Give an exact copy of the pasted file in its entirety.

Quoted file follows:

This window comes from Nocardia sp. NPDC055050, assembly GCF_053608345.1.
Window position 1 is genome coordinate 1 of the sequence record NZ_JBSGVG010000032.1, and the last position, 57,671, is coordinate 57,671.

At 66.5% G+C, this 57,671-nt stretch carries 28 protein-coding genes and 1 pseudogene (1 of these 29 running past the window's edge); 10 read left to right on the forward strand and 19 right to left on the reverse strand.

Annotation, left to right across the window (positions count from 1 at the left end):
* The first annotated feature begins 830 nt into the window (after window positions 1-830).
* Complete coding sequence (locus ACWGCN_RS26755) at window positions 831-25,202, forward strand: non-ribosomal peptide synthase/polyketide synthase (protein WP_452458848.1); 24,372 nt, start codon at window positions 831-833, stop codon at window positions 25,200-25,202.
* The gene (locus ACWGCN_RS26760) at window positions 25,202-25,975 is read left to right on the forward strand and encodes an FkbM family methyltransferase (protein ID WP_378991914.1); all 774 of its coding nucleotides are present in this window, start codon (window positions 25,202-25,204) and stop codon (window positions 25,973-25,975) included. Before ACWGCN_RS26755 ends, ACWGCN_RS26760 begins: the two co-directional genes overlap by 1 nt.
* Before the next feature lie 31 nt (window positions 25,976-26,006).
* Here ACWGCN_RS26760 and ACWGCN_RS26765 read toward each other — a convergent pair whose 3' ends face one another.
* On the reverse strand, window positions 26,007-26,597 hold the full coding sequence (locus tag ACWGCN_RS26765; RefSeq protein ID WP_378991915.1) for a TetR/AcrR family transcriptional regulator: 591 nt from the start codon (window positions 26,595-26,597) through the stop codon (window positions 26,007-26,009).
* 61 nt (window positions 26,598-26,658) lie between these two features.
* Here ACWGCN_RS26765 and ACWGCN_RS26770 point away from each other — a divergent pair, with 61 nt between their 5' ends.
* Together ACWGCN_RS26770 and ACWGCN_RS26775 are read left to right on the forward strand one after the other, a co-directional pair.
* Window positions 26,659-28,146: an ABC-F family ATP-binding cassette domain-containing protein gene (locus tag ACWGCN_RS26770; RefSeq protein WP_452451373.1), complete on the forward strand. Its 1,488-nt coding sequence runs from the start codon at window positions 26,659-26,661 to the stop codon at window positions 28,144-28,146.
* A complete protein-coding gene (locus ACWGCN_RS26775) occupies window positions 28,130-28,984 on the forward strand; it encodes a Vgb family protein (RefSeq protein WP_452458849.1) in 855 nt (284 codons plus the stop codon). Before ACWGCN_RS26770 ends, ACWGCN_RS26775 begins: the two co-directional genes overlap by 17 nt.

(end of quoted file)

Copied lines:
This window comes from Nocardia sp. NPDC055050, assembly GCF_053608345.1.
Window position 1 is genome coordinate 1 of the sequence record NZ_JBSGVG010000032.1, and the last position, 57,671, is coordinate 57,671.

At 66.5% G+C, this 57,671-nt stretch carries 28 protein-coding genes and 1 pseudogene (1 of these 29 running past the window's edge); 10 read left to right on the forward strand and 19 right to left on the reverse strand.

Annotation, left to right across the window (positions count from 1 at the left end):
* The first annotated feature begins 830 nt into the window (after window positions 1-830).
* Complete coding sequence (locus ACWGCN_RS26755) at window positions 831-25,202, forward strand: non-ribosomal peptide synthase/polyketide synthase (protein WP_452458848.1); 24,372 nt, start codon at window positions 831-833, stop codon at window positions 25,200-25,202.
* The gene (locus ACWGCN_RS26760) at window positions 25,202-25,975 is read left to right on the forward strand and encodes an FkbM family methyltransferase (protein ID WP_378991914.1); all 774 of its coding nucleotides are present in this window, start codon (window positions 25,202-25,204) and stop codon (window positions 25,973-25,975) included. Before ACWGCN_RS26755 ends, ACWGCN_RS26760 begins: the two co-directional genes overlap by 1 nt.
* Before the next feature lie 31 nt (window positions 25,976-26,006).
* Here ACWGCN_RS26760 and ACWGCN_RS26765 read toward each other — a convergent pair whose 3' ends face one another.
* On the reverse strand, window positions 26,007-26,597 hold the full coding sequence (locus tag ACWGCN_RS26765; RefSeq protein ID WP_378991915.1) for a TetR/AcrR family transcriptional regulator: 591 nt from the start codon (window positions 26,595-26,597) through the stop codon (window positions 26,007-26,009).
* 61 nt (window positions 26,598-26,658) lie between these two features.
* Here ACWGCN_RS26765 and ACWGCN_RS26770 point away from each other — a divergent pair, with 61 nt between their 5' ends.
* Together ACWGCN_RS26770 and ACWGCN_RS26775 are read left to right on the forward strand one after the other, a co-directional pair.
* Window positions 26,659-28,146: an ABC-F family ATP-binding cassette domain-containing protein gene (locus tag ACWGCN_RS26770; RefSeq protein WP_452451373.1), complete on the forward strand. Its 1,488-nt coding sequence runs from the start codon at window positions 26,659-26,661 to the stop codon at window positions 28,144-28,146.
* A complete protein-coding gene (locus ACWGCN_RS26775) occupies window positions 28,130-28,984 on the forward strand; it encodes a Vgb family protein (RefSeq protein WP_452458849.1) in 855 nt (284 codons plus the stop codon). Before ACWGCN_RS26770 ends, ACWGCN_RS26775 begins: the two co-directional genes overlap by 17 nt.